From Wikipedia, the free encyclopedia
A prequel is a work that supplements a previously completed one, and has an earlier time setting
. The widely recognized term was a 20th-century neologism, and a portmanteau from pre- (Latin for "before") and sequel (a supplementing work with a setting later than its predecessor's, from the Latin sequella, thing that follows). The prequel forms part of the "back-story".
Though the word "Prequel" is of recent origin, works fitting this concept existed long before. By the theories accepted by many historians about authorship of the Book of Ruth in the Bible, it was written as a kind of prequel - i.e., an account of the ancestors of King David written when an extensive literature on King David himself was already in existence.
The Cypria, presupposing hearers' acquaintance with the events of the Homeric epic, confined itself to what preceded the Iliad, and thus formed a kind of introduction.
According to OED the word prequel first appeared in print in 1958 in an article by Anthony Boucher in The Magazine of Fantasy & Science Fiction. It appears to have first come into general use in the early 1970s, in which its first known, traceable use is in the original press pack for The Godfather Part II,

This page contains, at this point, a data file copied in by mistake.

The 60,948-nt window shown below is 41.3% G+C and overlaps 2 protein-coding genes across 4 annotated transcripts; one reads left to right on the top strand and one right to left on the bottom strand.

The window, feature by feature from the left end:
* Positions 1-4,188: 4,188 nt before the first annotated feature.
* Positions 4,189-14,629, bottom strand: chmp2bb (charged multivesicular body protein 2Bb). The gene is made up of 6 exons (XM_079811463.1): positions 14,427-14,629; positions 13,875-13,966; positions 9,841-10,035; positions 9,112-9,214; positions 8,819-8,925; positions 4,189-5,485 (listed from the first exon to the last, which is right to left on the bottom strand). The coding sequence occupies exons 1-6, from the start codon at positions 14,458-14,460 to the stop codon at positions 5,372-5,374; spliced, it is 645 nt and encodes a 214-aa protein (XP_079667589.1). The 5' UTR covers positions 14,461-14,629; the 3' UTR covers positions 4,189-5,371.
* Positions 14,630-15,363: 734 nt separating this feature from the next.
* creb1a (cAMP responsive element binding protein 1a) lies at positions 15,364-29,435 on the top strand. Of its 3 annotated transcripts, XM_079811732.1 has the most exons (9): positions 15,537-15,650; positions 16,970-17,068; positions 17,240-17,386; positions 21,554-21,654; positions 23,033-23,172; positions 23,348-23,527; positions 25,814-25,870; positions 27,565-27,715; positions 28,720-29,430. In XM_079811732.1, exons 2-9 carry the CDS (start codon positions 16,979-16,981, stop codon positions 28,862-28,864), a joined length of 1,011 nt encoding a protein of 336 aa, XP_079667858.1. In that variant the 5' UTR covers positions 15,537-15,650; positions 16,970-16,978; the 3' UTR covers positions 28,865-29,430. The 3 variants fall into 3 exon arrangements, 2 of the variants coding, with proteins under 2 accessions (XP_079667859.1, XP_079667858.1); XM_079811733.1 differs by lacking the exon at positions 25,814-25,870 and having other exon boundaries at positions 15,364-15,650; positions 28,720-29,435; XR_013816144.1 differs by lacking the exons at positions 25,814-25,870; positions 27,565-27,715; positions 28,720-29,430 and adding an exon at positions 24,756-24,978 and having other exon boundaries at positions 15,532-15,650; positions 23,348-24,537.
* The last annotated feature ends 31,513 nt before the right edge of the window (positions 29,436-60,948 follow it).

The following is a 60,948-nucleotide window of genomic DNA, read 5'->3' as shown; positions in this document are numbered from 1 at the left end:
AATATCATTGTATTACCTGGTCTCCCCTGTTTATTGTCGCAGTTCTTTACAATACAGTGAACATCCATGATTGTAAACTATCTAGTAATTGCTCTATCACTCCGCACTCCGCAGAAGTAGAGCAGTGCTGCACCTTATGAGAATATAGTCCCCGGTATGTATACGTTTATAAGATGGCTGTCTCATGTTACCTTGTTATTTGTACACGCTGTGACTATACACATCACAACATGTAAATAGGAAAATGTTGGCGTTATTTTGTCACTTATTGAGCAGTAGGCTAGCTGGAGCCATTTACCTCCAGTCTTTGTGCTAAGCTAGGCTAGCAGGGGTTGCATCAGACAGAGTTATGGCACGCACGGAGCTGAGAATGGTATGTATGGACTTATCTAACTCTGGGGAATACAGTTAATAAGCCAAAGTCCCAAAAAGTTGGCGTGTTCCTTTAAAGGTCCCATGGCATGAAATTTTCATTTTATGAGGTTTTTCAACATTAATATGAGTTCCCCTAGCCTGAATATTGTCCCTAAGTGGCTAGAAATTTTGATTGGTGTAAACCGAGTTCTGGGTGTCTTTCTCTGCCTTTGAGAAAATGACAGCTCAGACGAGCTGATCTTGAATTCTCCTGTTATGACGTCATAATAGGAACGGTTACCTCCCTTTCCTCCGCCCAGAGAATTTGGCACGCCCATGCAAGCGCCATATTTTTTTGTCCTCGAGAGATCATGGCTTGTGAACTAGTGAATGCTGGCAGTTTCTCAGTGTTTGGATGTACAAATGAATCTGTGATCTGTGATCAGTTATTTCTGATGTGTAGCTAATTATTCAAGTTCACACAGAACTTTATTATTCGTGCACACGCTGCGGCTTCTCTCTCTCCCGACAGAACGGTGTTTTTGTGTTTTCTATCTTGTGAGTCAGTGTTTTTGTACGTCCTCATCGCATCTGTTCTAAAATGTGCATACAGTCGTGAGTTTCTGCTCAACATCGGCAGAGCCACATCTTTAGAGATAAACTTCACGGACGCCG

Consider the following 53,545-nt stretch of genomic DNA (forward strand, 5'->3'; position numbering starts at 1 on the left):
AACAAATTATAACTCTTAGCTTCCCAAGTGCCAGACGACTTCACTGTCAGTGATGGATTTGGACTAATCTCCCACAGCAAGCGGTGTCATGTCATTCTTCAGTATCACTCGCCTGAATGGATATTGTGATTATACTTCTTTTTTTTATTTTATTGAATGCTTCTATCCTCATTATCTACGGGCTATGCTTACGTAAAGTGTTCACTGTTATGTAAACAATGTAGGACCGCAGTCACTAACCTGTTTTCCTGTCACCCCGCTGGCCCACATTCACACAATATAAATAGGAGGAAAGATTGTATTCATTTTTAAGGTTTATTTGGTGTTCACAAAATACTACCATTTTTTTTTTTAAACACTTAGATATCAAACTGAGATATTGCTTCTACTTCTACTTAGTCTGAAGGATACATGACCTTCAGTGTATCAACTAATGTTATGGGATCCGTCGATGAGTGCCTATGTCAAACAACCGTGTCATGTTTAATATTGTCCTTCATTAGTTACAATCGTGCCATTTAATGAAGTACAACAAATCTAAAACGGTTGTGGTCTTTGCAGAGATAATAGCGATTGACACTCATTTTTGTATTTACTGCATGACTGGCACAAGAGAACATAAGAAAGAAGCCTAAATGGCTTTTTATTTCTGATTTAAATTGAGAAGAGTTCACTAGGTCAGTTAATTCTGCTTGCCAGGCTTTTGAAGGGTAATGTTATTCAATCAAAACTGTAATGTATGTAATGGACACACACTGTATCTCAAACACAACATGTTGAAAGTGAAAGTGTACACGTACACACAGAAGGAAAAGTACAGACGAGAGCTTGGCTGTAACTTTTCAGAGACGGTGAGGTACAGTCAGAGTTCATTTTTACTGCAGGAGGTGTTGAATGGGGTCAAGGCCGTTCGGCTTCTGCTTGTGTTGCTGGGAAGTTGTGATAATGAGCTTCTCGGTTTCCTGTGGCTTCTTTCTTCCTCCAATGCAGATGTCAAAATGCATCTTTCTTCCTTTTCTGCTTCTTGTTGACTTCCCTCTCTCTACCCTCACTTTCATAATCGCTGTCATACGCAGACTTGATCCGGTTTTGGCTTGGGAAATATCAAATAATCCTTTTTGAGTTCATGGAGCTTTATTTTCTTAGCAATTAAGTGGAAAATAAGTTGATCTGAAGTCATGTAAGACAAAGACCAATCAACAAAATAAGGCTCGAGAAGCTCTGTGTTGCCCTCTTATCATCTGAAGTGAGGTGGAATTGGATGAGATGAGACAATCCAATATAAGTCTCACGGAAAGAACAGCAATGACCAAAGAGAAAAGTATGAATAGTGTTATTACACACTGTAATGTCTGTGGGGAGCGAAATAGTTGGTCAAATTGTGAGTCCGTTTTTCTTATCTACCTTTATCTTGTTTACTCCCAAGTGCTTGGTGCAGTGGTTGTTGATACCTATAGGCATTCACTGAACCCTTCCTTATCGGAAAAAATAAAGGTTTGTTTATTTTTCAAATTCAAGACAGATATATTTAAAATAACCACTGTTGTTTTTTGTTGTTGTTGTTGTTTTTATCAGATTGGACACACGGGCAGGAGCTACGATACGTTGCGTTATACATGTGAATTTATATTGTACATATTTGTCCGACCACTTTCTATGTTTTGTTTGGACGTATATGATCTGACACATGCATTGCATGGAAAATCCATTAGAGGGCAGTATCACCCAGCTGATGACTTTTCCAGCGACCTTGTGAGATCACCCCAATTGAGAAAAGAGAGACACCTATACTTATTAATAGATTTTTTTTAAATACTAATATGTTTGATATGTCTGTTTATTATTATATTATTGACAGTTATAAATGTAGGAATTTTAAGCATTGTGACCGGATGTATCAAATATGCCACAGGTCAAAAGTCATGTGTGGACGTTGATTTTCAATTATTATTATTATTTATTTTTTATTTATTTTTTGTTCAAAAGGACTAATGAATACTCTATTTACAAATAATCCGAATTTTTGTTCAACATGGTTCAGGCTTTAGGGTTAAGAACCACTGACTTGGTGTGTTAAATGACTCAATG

where it is used to describe the sections of the film which take place before the events of The Godfather, which intercuts the further story of the Corleone mafia family under the leadership of Michael Corleone with the story of his father Vito Corleone in his youth.
According to the Internet Movie Database, an early prequel in film was Another Part of the Forest (1948).
Some prequels of the 1970s were The Nightcomers (1972), prequeling Henry James's novel The Turn of the Screw, and the 1979 film Butch and Sundance: The Early Days, which was a prequel to Butch Cassidy and the Sundance Kid.
Francis Ford Coppola credited George Lucas with devising the term, which Lucas and Steven Spielberg later used to describe their joint project Indiana Jones and the Temple of Doom (which also occurred before the events of the first Indiana Jones film) during publicity for its release.
Lucas's own Star Wars prequel trilogy greatly popularized the term in American culture